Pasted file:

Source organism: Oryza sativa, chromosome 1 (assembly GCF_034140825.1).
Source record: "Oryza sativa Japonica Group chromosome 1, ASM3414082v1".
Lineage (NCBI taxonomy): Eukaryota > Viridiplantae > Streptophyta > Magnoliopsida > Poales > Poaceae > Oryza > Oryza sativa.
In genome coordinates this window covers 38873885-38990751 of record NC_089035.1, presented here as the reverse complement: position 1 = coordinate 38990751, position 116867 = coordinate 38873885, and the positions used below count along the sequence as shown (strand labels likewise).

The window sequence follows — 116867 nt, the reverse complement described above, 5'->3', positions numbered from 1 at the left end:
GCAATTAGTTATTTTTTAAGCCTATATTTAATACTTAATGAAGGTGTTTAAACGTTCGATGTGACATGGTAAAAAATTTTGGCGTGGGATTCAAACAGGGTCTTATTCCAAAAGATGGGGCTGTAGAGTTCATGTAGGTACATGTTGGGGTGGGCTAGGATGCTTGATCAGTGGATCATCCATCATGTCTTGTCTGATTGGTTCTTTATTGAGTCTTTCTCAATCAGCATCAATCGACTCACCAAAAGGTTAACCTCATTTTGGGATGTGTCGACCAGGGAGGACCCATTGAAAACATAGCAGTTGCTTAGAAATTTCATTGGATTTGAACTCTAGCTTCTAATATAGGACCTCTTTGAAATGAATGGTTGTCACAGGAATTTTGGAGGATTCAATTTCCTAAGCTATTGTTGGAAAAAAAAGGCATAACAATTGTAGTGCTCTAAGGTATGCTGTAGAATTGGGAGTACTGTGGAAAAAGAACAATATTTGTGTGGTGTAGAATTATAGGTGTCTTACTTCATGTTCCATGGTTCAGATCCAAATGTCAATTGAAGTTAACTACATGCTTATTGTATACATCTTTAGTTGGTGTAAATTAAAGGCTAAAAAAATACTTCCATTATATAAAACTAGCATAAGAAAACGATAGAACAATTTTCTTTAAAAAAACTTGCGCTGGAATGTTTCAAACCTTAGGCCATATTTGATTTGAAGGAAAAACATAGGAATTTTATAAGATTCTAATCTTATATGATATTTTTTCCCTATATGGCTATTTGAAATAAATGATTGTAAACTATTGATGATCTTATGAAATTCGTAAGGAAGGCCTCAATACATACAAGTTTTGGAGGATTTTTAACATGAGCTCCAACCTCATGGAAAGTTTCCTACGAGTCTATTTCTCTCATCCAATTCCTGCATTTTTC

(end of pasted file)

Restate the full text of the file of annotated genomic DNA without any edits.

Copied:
Source organism: Oryza sativa, chromosome 1 (assembly GCF_034140825.1).
Source record: "Oryza sativa Japonica Group chromosome 1, ASM3414082v1".
Lineage (NCBI taxonomy): Eukaryota > Viridiplantae > Streptophyta > Magnoliopsida > Poales > Poaceae > Oryza > Oryza sativa.
In genome coordinates this window covers 38873885-38990751 of record NC_089035.1, presented here as the reverse complement: position 1 = coordinate 38990751, position 116867 = coordinate 38873885, and the positions used below count along the sequence as shown (strand labels likewise).

The window sequence follows — 116867 nt, the reverse complement described above, 5'->3', positions numbered from 1 at the left end:
GCAATTAGTTATTTTTTAAGCCTATATTTAATACTTAATGAAGGTGTTTAAACGTTCGATGTGACATGGTAAAAAATTTTGGCGTGGGATTCAAACAGGGTCTTATTCCAAAAGATGGGGCTGTAGAGTTCATGTAGGTACATGTTGGGGTGGGCTAGGATGCTTGATCAGTGGATCATCCATCATGTCTTGTCTGATTGGTTCTTTATTGAGTCTTTCTCAATCAGCATCAATCGACTCACCAAAAGGTTAACCTCATTTTGGGATGTGTCGACCAGGGAGGACCCATTGAAAACATAGCAGTTGCTTAGAAATTTCATTGGATTTGAACTCTAGCTTCTAATATAGGACCTCTTTGAAATGAATGGTTGTCACAGGAATTTTGGAGGATTCAATTTCCTAAGCTATTGTTGGAAAAAAAAGGCATAACAATTGTAGTGCTCTAAGGTATGCTGTAGAATTGGGAGTACTGTGGAAAAAGAACAATATTTGTGTGGTGTAGAATTATAGGTGTCTTACTTCATGTTCCATGGTTCAGATCCAAATGTCAATTGAAGTTAACTACATGCTTATTGTATACATCTTTAGTTGGTGTAAATTAAAGGCTAAAAAAATACTTCCATTATATAAAACTAGCATAAGAAAACGATAGAACAATTTTCTTTAAAAAAACTTGCGCTGGAATGTTTCAAACCTTAGGCCATATTTGATTTGAAGGAAAAACATAGGAATTTTATAAGATTCTAATCTTATATGATATTTTTTCCCTATATGGCTATTTGAAATAAATGATTGTAAACTATTGATGATCTTATGAAATTCGTAAGGAAGGCCTCAATACATACAAGTTTTGGAGGATTTTTAACATGAGCTCCAACCTCATGGAAAGTTTCCTACGAGTCTATTTCTCTCATCCAATTCCTGCATTTTTC